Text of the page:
Beware the foreign faux pas, says Holiday Which?We can help you brush up on local etiquette

22 February 2008

Bucket and spade

Tourists can avoid social gaffes when abroad by checking out local customs and traditions before they travel, says a new report from Holiday Which?.

It warns that some gestures that are perfectly acceptable in the UK could be seen as an insult abroad.

Even something as simple as eating fruit on an underground train can be illegal in other countries.

For example, in Egypt travellers should not expose the soles of their feet as this is seen as an insult.

Chewing gum

Chewing gum in Singapore could lead to a fine, and eating the notoriously smelly durian fruit on the public train system there is illegal.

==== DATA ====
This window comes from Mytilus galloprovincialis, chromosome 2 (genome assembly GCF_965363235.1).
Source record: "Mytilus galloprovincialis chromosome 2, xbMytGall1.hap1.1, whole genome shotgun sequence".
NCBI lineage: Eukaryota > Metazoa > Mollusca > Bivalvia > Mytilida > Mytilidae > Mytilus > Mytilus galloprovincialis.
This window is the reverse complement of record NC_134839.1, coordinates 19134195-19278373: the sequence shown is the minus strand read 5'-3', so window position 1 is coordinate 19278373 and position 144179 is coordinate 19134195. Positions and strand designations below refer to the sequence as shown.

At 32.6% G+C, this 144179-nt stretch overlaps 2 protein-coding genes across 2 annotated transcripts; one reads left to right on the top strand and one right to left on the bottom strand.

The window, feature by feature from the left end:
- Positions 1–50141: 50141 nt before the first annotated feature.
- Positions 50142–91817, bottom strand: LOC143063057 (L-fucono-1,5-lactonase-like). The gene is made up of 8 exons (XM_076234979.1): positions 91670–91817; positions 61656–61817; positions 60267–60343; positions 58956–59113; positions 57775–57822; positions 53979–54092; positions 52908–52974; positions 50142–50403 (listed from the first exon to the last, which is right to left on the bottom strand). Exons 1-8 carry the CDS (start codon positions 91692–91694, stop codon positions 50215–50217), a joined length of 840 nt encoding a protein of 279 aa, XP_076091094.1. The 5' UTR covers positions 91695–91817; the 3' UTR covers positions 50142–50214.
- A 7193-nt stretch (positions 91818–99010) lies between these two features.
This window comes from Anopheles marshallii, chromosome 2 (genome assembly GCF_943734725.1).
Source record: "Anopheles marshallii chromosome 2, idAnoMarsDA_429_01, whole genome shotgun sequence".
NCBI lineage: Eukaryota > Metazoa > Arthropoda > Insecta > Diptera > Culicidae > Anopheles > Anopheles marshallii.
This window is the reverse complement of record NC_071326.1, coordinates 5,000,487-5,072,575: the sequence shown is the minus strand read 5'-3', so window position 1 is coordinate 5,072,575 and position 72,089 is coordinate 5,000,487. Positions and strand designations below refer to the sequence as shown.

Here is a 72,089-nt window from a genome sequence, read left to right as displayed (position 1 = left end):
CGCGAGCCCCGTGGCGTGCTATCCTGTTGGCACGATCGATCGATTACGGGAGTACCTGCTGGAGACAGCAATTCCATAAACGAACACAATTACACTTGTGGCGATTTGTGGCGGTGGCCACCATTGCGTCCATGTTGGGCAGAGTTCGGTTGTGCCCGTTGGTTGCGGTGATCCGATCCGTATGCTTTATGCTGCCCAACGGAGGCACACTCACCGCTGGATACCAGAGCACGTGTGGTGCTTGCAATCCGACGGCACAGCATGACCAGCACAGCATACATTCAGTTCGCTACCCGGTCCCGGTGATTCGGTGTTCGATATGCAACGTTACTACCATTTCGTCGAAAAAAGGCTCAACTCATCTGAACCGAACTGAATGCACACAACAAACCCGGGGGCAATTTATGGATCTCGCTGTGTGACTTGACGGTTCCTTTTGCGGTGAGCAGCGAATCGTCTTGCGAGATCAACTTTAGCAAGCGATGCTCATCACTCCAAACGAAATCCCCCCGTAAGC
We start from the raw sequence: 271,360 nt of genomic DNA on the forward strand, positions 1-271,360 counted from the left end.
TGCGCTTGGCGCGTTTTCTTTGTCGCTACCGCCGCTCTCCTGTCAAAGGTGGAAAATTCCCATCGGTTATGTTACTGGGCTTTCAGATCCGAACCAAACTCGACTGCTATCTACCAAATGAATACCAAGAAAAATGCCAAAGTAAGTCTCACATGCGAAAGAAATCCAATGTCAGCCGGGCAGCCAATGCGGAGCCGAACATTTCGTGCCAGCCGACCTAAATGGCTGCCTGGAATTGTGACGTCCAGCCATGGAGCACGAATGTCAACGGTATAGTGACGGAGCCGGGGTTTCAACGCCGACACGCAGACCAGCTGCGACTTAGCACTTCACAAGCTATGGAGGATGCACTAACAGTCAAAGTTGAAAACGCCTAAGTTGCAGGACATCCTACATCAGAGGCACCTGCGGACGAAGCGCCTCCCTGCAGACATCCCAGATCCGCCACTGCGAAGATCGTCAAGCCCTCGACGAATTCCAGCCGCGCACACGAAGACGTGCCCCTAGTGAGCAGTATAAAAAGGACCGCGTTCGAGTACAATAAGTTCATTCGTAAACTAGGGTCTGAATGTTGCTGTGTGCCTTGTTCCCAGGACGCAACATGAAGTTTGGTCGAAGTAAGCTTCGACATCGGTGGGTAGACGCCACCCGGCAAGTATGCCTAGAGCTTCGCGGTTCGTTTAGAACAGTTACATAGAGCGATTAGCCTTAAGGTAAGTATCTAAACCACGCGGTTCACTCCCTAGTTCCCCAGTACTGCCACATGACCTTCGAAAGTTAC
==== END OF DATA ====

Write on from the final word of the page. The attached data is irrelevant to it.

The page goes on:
Taking photographs of local people in Nepal is also a no-no as it's viewed as taking away the spirit.

To signal the end of a meal in China, diners should balance chopsticks together on the side of the bowl - placing them vertically in the bowl is only done for offerings to the dead.

In Finland, bread and shrimp are the only foods not eaten with a knife and fork, while if someone tells you they like your shirt in Venezuela, it’s customary to give it to them.

Local customs

Holiday Which? Editor Lorna Cowan said: ‘Although tourists might be conscious of watching what they say and do when they're on holiday, sometimes there are customs and etiquettes that would be impossible to guess at unless you knew. 

'Depending on where you are, something as simple as eating dinner with the wrong hand or drinking cappuccino after breakfast can be seen as a terrible faux pas.

‘If in doubt, make sure you read up on local customs before you travel, or observe how the locals behave.  As the old adage goes – when in Rome, do as the Romans do!’